Most states have failed to pay for tobacco-prevention programs and protect people from second-hand smoke despite receiving billions of dollars in settlement money to take such measures, according to a report.
The American Lung Association’s report, released Tuesday, gave 38 states grades of F for failing to fund tobacco prevention and control programs. Thirty-five states received Fs for their smoke-free air laws.
The annual report also found that 23 states received failing marks because of their inability to keep tobacco out of the hands of minors.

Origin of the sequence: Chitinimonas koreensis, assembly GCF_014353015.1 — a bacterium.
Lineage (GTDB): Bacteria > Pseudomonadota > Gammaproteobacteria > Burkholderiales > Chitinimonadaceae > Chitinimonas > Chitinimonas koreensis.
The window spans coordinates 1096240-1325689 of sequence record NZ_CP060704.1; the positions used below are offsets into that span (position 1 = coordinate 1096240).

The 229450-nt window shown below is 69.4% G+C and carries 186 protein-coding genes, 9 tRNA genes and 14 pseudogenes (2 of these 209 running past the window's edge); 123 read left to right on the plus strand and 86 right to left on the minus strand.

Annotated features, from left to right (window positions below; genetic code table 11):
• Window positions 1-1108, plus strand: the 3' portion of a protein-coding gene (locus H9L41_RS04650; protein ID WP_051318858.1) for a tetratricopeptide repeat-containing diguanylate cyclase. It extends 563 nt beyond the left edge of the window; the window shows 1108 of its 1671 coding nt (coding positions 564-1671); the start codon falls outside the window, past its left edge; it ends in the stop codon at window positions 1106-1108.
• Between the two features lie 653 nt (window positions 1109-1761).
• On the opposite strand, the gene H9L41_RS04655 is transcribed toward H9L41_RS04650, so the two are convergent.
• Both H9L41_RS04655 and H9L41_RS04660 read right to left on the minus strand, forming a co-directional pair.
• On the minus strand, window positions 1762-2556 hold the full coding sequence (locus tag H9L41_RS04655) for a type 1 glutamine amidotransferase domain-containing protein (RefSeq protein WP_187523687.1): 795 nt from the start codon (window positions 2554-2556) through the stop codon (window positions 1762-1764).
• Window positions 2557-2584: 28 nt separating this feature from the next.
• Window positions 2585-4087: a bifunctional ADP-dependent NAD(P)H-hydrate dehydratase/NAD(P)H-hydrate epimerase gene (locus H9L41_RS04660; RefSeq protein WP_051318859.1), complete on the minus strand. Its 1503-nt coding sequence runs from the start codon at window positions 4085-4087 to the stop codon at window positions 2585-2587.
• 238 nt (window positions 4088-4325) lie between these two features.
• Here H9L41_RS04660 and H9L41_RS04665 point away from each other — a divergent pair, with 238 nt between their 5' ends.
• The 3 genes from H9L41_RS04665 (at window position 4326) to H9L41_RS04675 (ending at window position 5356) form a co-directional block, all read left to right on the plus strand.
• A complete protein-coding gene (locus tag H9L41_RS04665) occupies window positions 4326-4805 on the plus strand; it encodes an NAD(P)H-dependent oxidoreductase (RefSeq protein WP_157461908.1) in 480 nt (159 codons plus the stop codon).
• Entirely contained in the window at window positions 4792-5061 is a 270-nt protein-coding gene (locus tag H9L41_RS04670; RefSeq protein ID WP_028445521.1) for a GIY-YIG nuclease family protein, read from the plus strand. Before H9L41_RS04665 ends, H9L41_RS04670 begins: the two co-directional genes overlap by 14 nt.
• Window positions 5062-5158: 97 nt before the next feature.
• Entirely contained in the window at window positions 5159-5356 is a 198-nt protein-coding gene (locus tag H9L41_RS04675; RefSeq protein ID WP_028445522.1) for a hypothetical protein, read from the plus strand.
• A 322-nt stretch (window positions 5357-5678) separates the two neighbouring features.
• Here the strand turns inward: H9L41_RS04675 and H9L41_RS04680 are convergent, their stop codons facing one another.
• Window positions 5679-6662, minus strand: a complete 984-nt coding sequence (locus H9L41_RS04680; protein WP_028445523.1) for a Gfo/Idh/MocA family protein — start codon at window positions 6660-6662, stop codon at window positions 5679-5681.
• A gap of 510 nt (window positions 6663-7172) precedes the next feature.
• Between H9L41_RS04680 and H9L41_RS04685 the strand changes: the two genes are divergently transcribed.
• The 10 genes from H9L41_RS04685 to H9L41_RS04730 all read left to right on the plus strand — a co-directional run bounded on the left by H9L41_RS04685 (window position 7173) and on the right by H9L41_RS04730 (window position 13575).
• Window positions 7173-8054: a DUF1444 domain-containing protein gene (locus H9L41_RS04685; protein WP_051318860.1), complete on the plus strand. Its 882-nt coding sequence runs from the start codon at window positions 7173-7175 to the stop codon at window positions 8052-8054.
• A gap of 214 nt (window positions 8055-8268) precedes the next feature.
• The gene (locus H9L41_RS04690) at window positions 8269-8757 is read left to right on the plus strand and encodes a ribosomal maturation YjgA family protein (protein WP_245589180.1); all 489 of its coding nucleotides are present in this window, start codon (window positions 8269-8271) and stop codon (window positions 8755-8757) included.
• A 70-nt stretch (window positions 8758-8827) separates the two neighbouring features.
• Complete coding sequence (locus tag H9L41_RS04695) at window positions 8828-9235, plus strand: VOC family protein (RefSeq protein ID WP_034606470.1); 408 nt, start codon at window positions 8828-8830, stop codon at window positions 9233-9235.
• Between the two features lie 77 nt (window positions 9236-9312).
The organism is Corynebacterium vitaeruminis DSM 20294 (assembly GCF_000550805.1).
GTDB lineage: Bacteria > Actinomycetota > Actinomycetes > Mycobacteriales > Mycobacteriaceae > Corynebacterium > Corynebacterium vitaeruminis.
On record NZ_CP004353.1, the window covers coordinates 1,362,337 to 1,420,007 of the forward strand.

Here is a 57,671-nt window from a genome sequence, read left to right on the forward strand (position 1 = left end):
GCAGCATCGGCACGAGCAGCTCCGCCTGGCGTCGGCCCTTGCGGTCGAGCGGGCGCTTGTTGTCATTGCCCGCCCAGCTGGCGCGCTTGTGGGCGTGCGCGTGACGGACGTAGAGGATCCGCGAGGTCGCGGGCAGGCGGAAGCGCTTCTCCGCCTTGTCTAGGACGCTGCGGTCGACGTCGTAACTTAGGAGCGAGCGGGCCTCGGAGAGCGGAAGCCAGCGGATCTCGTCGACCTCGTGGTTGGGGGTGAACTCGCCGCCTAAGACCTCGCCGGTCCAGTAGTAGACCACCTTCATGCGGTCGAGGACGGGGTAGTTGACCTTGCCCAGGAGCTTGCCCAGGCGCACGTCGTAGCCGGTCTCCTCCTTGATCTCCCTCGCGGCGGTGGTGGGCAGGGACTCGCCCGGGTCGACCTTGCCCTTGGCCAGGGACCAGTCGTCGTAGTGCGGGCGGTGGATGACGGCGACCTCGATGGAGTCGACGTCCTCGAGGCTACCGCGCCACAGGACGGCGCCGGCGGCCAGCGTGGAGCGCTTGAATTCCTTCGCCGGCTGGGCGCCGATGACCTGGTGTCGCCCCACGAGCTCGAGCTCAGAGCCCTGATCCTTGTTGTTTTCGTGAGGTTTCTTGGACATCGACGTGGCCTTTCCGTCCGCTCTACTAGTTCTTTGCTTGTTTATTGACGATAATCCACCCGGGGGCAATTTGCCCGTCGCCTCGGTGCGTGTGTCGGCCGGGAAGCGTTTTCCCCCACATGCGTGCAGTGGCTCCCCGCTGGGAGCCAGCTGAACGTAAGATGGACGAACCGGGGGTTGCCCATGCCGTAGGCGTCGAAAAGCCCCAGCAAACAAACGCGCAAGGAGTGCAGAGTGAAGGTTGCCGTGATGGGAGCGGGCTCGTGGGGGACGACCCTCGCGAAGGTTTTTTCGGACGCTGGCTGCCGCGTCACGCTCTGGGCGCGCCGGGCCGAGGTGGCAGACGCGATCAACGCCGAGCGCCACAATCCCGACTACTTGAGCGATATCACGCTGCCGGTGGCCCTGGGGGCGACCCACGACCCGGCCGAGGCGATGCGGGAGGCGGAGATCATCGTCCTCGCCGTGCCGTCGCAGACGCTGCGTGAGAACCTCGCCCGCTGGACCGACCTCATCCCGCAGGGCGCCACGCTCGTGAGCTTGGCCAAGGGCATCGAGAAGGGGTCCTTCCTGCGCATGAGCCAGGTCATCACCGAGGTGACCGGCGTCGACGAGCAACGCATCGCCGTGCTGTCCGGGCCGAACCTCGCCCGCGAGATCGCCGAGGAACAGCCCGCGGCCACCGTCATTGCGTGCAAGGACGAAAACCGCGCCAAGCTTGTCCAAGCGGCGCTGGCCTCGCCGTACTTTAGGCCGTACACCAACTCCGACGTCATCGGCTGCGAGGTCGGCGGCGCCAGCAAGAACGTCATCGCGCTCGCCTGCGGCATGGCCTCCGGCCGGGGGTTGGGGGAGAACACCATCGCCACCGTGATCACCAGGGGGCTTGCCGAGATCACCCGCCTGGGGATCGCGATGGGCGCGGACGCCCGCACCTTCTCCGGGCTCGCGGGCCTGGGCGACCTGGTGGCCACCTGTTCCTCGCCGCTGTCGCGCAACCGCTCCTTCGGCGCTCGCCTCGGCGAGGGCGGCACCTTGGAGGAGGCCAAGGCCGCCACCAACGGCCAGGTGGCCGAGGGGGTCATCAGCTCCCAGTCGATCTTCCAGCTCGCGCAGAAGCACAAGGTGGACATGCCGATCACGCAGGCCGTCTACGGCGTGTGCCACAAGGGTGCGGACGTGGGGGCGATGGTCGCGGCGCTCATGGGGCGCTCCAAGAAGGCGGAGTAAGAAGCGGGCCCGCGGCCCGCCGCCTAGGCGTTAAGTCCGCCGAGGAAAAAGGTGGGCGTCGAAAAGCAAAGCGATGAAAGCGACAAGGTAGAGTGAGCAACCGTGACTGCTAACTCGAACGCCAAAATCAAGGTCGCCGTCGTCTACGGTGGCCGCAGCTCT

“How many more preventable deaths must occur and how many more children must become addicted to cigarettes before we say enough?” ALA chief executive John L. Kirkwood said.
The report said there were some bright spots. Fifteen states received grades of A in at least one of the four categories, and five states — California, Connecticut, Delaware, Maine and Rhode Island — got As in two categories. New York was the only state to receive As in as many as three areas.
The American Lung Association says that 440,000 people die each year from tobacco-related illnesses, while smoking costs the United States about $75 billion in direct medical costs and $82 billion in lost productivity each year.